This time of year we see Northern Flickers at our feeders pretty much every day. Usually just a male or two show up, but occasionally we see a female. I nearly always stop what I’m doing to watch them– I love these large woodpeckers who have such a commanding presence.
|Northern Flicker (Yellow-shafted)
|Male Northern Flicker (Yellow-shafted)
After watching the
wind whip up the river and a cloudburst obscure the downriver view for a
while, Stephen and I were strolling along the Newburgh waterfront on August 7th, when I stopped
to sketch a friendly duck, who was following people along the sidewalk.
While I was sketching her, Stephen asked me what some birds were down
by the water’s edge. I turned to see two striking black and white birds of a kind I had never seen before perched on rocks on the river’s edge.
The name “Avocet” immediately came to mind, but having never seen an Avocet or even a suspicion of one, I really wasn’t familiar with them. I did a couple of quick sketches,
along with some notes to help with identification, then ran to the car where I keep a
field guide and checked– they were indeed American Avocets! We went back to watch them
for a few more minutes, until they flew off low over the water, headed
down river, in the direction of Beacon or Cold Spring.
The American Avocet is not typically seen this far north along the east coast, so this is considered a rare bird sighting for our area, all the more special for us, as we were out on a dinner date for our anniversary. American Avocet Species Range Map
I settled into my hammock a couple of weeks ago, ready to enjoy a glass of iced tea (with chocolate mint from my garden), a good book, and some peace and quiet. Until I heard a pulsing hum in the distance. With a sigh I tried to ignore what I assumed was some sort of motor noise from a distant neighbor’s yard. The pulsing wasn’t loud, but it was continual and somewhat irritating, since too often I feel inundated by various types of engine noise that drown out the quieter sounds of nature and eliminate silence from my world. It occurred to me that it might be some sort of insect sound, but it seemed so regular in its pulsing that we figured it must be an engine.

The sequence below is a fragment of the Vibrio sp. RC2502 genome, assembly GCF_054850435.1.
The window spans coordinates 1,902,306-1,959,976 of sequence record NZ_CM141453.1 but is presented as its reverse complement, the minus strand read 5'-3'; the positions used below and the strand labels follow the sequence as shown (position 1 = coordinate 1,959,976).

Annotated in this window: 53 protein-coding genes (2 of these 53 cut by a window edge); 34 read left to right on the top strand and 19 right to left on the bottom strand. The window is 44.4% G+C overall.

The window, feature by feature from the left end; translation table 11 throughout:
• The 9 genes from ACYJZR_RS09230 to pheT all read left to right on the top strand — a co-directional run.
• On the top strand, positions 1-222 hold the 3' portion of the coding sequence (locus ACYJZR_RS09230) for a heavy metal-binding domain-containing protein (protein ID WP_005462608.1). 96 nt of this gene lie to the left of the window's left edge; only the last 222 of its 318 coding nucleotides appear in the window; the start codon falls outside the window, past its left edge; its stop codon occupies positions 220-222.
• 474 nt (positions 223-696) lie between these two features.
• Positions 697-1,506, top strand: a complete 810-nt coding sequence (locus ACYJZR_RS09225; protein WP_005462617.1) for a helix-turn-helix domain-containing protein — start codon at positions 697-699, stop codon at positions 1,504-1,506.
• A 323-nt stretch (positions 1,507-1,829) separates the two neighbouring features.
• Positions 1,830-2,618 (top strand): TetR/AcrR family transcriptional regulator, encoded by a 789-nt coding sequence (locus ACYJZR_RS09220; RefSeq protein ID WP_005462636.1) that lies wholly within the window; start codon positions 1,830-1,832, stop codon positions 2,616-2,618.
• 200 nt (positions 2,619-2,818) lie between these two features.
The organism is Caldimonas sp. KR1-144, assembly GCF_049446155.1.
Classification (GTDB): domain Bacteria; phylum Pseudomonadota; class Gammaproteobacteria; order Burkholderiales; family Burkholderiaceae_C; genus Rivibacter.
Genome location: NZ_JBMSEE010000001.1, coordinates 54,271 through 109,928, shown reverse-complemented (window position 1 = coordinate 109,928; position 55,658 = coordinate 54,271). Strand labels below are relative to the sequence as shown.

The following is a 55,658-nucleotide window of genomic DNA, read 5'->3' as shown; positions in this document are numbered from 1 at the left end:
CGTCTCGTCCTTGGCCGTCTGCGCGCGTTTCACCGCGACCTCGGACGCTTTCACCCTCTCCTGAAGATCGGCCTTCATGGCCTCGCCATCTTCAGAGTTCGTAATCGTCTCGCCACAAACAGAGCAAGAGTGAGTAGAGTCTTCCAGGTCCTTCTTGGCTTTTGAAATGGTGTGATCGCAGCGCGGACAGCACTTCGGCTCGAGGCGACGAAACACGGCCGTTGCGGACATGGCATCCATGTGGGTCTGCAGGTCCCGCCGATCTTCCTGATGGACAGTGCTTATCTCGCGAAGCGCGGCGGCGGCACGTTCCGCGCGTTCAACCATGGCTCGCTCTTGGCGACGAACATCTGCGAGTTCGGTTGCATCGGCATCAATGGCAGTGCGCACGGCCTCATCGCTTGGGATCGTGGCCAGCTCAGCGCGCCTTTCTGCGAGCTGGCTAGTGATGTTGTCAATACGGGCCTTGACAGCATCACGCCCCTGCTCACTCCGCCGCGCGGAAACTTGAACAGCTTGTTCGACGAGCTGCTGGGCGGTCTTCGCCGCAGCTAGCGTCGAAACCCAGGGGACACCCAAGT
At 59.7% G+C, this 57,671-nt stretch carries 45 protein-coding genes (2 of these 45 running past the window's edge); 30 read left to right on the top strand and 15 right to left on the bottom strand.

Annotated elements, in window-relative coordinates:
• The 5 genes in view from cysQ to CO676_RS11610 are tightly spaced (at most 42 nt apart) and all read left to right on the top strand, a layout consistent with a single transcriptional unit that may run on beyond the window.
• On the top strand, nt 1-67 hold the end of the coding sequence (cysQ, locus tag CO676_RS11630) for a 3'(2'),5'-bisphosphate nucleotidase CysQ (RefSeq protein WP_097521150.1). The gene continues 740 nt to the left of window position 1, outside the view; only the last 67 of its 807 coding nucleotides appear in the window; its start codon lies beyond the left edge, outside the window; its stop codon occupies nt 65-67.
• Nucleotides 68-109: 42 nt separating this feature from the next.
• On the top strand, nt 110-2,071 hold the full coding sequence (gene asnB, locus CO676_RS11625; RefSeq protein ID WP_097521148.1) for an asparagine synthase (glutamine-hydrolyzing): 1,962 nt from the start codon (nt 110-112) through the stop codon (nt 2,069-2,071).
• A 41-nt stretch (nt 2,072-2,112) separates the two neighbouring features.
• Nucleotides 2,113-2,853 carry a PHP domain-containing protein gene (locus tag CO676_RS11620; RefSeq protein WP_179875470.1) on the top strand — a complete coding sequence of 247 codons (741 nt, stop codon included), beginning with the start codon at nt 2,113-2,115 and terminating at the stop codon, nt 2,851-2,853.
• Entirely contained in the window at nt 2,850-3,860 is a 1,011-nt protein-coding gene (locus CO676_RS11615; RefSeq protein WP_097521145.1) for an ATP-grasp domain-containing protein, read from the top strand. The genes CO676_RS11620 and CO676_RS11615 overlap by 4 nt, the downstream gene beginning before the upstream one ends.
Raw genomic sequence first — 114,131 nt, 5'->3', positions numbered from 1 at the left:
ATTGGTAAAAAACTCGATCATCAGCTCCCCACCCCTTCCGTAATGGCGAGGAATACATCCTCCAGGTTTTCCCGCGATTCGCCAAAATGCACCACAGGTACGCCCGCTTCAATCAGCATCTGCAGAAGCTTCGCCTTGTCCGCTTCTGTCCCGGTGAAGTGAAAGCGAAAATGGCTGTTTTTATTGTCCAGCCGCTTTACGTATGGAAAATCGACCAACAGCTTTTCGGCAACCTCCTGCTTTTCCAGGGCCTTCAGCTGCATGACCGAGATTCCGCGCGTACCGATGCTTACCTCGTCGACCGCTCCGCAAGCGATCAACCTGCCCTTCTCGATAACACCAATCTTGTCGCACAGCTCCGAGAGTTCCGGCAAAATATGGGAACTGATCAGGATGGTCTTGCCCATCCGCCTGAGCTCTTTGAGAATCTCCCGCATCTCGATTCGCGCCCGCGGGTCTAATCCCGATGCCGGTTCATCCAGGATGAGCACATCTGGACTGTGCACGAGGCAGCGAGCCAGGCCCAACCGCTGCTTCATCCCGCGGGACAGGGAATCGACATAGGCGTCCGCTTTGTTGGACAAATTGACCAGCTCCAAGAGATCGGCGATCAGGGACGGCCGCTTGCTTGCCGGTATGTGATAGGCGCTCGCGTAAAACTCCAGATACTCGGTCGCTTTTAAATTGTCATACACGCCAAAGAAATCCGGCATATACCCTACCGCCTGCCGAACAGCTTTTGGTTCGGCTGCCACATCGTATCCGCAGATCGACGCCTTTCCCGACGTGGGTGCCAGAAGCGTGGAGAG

The next afternoon the motor noise was louder, and I began to think it might be the 17-year cicadas I had been reading about, but I wondered why I hadn’t seen any in our yard. When I went for a walk around some neighboring roads, though, the humming was much louder in some areas and almost nonexistent in other areas, even along a two-mile loop. And, I began to see a few red-eyed cicadas. It turns out that these periodical cicadas can be very localized and may emerge with great density in some areas and be completely absent in immediately adjoining areas.
Interestingly, once I knew the noise I was hearing was a cicada chorus and not a motor running loudly in the distance, it no longer seemed irritating. Now I wanted to hear it more closely and see more of these red-eyed singers, more fully experiencing this brief and fascinating visitation of long-lived insects.
By yesterday the chorus was dying down and I began seeing dead and dying cicadas on my morning walk, so I brought a few dead insects home to sketch. I also looked them up and found out that there are both 13 and 17 year cicadas, with three species of 17-year cicadas and 4 species of 13-year cicadas. One fact I found particularly fascinating is that all these species have life cycle lengths that are based on prime numbers (13 years and 17 years). I just love the way math shows up in nature cycles and systems and structures!
I am sorry to say good-bye to the cicadas and their song, and I look forward to seeing and hearing their offspring in 2030.
|Click image to enlarge
Interesting links with more information: